Dennis Ding has had his eye on the Indianapolis tech scene for years. He grew up in Carmel, Ind., and studied agribusiness management at Purdue University, but he wanted to experience more of the world before choosing a place to live and work.
Dennis set out to challenge himself, raise the bar and create the ultimate career experience. His career journey took him to Minnesota, London, New York City and as far away as Taiwan. He’s grateful for the lessons learned at each far-flung location, but as far as Dennis is concerned Indianapolis just can’t be beat.
Traveling the World
Dennis Ding has had more career adventures and geographic diversity early on than many people will have throughout their entire careers.
“I knew it was important to diversify my experiences,” Dennis said. “I was told you learn the most about yourself between the ages of 18 and 35 years old, and I believe this is true. It was important to me to keep an open mind with every experience I went through because I knew it was an opportunity to learn.”
Each internship and job gave him a new perspective or helped him learn something about himself that he is now grateful for as he advances in his career.
Dennis’ first internship as a Purdue sophomore was in supply chain management in Kaohsiung (pronounced Gow-shoong) City, Taiwan. His biggest takeaway from his experience is that it’s important to always ask questions.
“I thought I was fluent in Mandarin enough to get by, until my summer internship in Taiwan. This was the perfect example of applying what you learn in the classroom to real life situations,” Dennis said. “I can’t say it was easy, but I learned so much about myself as a person. This really helped instill confidence in myself to do anything no matter what the adversity was.”
Next, Dennis interned as a business consultant in London at the global engineering consulting firm Parsons Brinckerhoff. Although it was, in some ways, easier because they spoke English, Dennis says he struggled with the slower work pace.
“My internship experience in London was eye-opening because their work culture is a bit more relaxed than what I’m used to,” Dennis said. “Tea and crumpet breaks were very popular and a stress-free environment is what the British take pride in. I preferred to work at a quicker pace and sometimes it was difficult to work in that environment.”
The summer before his graduation, Dennis interned in product management at a Minnesota-based packaged foods manufacturer where he learned a valuable lesson.
“Internships are important because they allowed me to find out what I wanted to do in life. Having an operations internship at a manufacturing plant was eye-opening and I learned it did not match my skill set.”
Six months later, Dennis landed a full-time position as an aftermarket zone manager with Ford Motor Company in New York City. It was a humbling experience working at such a large company, he explained. “I’ve always been the kind of person who wants to provide value on day one, and it can be difficult at times to do that in a large company structure.”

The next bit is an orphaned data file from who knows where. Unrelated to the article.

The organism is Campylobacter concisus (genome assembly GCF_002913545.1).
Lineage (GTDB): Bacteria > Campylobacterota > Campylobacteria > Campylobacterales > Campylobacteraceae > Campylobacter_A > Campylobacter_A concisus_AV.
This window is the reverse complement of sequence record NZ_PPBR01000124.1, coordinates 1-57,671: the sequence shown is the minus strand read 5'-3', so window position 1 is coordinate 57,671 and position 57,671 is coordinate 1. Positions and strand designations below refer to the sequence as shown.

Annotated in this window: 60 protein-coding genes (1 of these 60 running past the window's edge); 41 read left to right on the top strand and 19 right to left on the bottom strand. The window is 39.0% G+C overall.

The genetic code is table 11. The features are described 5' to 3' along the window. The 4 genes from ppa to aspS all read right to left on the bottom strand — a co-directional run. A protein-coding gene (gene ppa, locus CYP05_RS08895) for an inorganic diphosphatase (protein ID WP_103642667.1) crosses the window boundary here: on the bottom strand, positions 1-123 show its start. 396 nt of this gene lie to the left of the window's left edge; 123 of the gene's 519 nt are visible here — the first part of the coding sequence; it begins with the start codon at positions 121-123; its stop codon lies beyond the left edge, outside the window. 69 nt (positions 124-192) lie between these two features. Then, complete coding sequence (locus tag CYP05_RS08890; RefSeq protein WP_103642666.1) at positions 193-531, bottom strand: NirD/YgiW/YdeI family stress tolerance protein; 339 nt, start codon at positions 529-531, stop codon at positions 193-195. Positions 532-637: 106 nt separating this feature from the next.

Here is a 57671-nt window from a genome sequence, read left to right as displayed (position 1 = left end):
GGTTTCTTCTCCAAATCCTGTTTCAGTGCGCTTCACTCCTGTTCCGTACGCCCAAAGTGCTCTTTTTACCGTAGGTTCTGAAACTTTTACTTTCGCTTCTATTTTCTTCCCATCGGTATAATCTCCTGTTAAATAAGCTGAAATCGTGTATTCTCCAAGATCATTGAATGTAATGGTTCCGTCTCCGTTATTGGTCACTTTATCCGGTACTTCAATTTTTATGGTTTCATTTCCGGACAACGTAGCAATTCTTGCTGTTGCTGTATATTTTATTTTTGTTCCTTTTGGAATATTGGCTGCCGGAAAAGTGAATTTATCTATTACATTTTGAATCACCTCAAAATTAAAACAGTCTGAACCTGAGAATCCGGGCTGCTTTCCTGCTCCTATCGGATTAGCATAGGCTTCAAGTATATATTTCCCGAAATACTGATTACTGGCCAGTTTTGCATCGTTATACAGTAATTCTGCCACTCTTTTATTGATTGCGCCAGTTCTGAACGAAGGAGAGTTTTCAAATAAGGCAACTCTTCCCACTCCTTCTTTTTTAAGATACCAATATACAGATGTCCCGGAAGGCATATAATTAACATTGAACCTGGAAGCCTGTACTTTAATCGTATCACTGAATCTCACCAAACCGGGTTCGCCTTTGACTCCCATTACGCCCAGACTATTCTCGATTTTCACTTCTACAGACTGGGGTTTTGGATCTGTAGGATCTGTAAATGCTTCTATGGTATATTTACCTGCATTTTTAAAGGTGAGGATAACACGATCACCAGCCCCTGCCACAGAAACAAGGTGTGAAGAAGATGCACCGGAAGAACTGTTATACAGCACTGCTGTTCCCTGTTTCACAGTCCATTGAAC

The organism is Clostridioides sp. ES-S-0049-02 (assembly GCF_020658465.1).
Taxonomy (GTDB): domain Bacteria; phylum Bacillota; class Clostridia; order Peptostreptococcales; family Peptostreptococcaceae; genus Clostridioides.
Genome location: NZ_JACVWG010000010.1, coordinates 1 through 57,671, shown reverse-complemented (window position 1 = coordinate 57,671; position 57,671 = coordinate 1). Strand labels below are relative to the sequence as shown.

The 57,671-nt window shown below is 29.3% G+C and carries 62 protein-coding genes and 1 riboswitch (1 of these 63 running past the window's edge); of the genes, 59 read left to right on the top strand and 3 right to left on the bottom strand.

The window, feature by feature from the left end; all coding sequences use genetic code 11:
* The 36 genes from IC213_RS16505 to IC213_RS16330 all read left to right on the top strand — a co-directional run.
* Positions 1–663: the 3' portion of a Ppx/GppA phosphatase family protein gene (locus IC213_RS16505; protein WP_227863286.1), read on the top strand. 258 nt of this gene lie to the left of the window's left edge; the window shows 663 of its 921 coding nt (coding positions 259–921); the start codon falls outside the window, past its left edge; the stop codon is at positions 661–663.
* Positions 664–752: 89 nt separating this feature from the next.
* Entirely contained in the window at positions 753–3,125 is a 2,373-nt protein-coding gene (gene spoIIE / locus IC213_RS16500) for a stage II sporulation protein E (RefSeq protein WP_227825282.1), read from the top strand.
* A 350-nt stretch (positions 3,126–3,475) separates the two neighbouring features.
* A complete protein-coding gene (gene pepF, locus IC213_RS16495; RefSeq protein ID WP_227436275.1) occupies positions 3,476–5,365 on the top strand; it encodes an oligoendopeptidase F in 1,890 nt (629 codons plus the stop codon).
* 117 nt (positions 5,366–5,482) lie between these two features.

After three internships around the globe and two and a half years in New York City, Dennis Ding has brought his world traveling, culture exposure experiences and lessons learned home with him for a new position at PERQ.
“I was ready for a change from New York,” Dennis explained. “I wanted to get back home and do something different, and I had my eye on Indy’s growing tech ecosystem. I have to credit my friends in Indy for recommending that I look into PERQ,”
PERQ, an online engagement and advertising company, has products and services tailored for the automotive industry, so Dennis’ connections and prior experience were a perfect fit.
Now an account executive at PERQ, Dennis loves the people and he feels like he can see the impact of his work in the smaller environment.
“The people were the biggest influence on my decision to come home and join PERQ. Every company is going to say they have the best people, but I truly saw that with the team at PERQ during my interview process.”
Indianapolis is the perfect city for Dennis with a lifestyle that is more his preferred pace. It’s a middle ground between the frenzy of major metropolises like New York City and Kaohsiung in Taiwan, but not quite as easygoing as London. He loves how much Indianapolis has changed since he was in college and he recently moved to the popular Mass. Ave. district along the Indianapolis Cultural Trail.
He considers Mass. Ave. his five blocks of Manhattan because he can still walk to restaurants and bars without needing to get into his car.
“Whether I was across the pond, on the other side of the world, or living in the Big Apple, Indianapolis always had a special place in my heart,” Dennis said. “I’m excited to be near my family and friends again, but also excited to be a part of the Indy tech community. Special things are happening here and I’m thrilled to call Indianapolis my home.”